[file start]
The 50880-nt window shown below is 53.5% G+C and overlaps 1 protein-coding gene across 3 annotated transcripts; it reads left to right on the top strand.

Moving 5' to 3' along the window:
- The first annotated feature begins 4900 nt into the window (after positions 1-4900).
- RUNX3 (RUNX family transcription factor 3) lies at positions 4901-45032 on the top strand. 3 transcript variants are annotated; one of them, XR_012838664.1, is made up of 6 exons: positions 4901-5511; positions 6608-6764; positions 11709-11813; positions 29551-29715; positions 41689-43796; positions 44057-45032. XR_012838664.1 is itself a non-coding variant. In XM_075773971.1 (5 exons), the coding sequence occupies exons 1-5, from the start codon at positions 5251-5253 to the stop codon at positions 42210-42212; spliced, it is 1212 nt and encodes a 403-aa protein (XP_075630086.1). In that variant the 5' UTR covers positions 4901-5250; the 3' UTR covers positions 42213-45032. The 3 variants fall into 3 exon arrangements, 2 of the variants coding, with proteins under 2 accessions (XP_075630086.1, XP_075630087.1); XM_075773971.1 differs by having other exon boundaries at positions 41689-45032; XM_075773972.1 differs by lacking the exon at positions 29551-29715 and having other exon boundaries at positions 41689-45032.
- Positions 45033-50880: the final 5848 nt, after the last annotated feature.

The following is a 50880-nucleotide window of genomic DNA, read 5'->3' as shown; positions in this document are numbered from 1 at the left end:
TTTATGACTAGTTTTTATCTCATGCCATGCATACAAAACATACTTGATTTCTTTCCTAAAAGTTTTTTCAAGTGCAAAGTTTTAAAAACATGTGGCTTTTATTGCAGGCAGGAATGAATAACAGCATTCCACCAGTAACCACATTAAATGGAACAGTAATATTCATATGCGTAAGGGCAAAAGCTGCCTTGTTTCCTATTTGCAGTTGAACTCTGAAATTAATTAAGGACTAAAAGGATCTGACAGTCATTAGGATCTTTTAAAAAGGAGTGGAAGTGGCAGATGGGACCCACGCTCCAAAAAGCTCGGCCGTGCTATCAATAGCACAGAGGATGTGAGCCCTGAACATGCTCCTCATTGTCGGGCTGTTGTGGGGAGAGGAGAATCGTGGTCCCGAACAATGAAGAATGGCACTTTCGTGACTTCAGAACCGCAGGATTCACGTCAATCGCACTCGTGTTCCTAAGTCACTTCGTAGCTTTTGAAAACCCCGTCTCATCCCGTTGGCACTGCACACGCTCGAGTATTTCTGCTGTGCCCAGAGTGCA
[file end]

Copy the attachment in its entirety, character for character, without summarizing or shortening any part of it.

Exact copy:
The 50880-nt window shown below is 53.5% G+C and overlaps 1 protein-coding gene across 3 annotated transcripts; it reads left to right on the top strand.

Moving 5' to 3' along the window:
- The first annotated feature begins 4900 nt into the window (after positions 1-4900).
- RUNX3 (RUNX family transcription factor 3) lies at positions 4901-45032 on the top strand. 3 transcript variants are annotated; one of them, XR_012838664.1, is made up of 6 exons: positions 4901-5511; positions 6608-6764; positions 11709-11813; positions 29551-29715; positions 41689-43796; positions 44057-45032. XR_012838664.1 is itself a non-coding variant. In XM_075773971.1 (5 exons), the coding sequence occupies exons 1-5, from the start codon at positions 5251-5253 to the stop codon at positions 42210-42212; spliced, it is 1212 nt and encodes a 403-aa protein (XP_075630086.1). In that variant the 5' UTR covers positions 4901-5250; the 3' UTR covers positions 42213-45032. The 3 variants fall into 3 exon arrangements, 2 of the variants coding, with proteins under 2 accessions (XP_075630086.1, XP_075630087.1); XM_075773971.1 differs by having other exon boundaries at positions 41689-45032; XM_075773972.1 differs by lacking the exon at positions 29551-29715 and having other exon boundaries at positions 41689-45032.
- Positions 45033-50880: the final 5848 nt, after the last annotated feature.

The following is a 50880-nucleotide window of genomic DNA, read 5'->3' as shown; positions in this document are numbered from 1 at the left end:
TTTATGACTAGTTTTTATCTCATGCCATGCATACAAAACATACTTGATTTCTTTCCTAAAAGTTTTTTCAAGTGCAAAGTTTTAAAAACATGTGGCTTTTATTGCAGGCAGGAATGAATAACAGCATTCCACCAGTAACCACATTAAATGGAACAGTAATATTCATATGCGTAAGGGCAAAAGCTGCCTTGTTTCCTATTTGCAGTTGAACTCTGAAATTAATTAAGGACTAAAAGGATCTGACAGTCATTAGGATCTTTTAAAAAGGAGTGGAAGTGGCAGATGGGACCCACGCTCCAAAAAGCTCGGCCGTGCTATCAATAGCACAGAGGATGTGAGCCCTGAACATGCTCCTCATTGTCGGGCTGTTGTGGGGAGAGGAGAATCGTGGTCCCGAACAATGAAGAATGGCACTTTCGTGACTTCAGAACCGCAGGATTCACGTCAATCGCACTCGTGTTCCTAAGTCACTTCGTAGCTTTTGAAAACCCCGTCTCATCCCGTTGGCACTGCACACGCTCGAGTATTTCTGCTGTGCCCAGAGTGCA